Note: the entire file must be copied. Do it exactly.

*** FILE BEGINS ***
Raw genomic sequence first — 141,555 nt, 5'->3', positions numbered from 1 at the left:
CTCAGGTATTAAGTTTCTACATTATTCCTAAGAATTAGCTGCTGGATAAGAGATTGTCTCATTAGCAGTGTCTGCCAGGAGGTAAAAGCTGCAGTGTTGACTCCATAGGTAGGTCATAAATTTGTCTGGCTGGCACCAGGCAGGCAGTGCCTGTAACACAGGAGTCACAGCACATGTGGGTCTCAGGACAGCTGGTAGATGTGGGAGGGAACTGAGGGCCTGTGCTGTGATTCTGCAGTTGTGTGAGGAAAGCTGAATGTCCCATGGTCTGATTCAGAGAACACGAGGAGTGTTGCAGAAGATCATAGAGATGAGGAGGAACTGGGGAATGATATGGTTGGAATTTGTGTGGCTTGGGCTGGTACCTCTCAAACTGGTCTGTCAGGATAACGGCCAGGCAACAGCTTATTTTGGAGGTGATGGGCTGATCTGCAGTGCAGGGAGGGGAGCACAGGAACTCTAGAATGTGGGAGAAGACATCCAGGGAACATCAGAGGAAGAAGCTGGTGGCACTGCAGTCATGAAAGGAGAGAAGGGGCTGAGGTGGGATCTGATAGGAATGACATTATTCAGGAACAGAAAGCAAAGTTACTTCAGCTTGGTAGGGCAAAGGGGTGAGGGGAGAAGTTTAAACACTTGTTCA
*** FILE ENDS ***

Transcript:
Raw genomic sequence first — 141,555 nt, 5'->3', positions numbered from 1 at the left:
CTCAGGTATTAAGTTTCTACATTATTCCTAAGAATTAGCTGCTGGATAAGAGATTGTCTCATTAGCAGTGTCTGCCAGGAGGTAAAAGCTGCAGTGTTGACTCCATAGGTAGGTCATAAATTTGTCTGGCTGGCACCAGGCAGGCAGTGCCTGTAACACAGGAGTCACAGCACATGTGGGTCTCAGGACAGCTGGTAGATGTGGGAGGGAACTGAGGGCCTGTGCTGTGATTCTGCAGTTGTGTGAGGAAAGCTGAATGTCCCATGGTCTGATTCAGAGAACACGAGGAGTGTTGCAGAAGATCATAGAGATGAGGAGGAACTGGGGAATGATATGGTTGGAATTTGTGTGGCTTGGGCTGGTACCTCTCAAACTGGTCTGTCAGGATAACGGCCAGGCAACAGCTTATTTTGGAGGTGATGGGCTGATCTGCAGTGCAGGGAGGGGAGCACAGGAACTCTAGAATGTGGGAGAAGACATCCAGGGAACATCAGAGGAAGAAGCTGGTGGCACTGCAGTCATGAAAGGAGAGAAGGGGCTGAGGTGGGATCTGATAGGAATGACATTATTCAGGAACAGAAAGCAAAGTTACTTCAGCTTGGTAGGGCAAAGGGGTGAGGGGAGAAGTTTAAACACTTGTTCA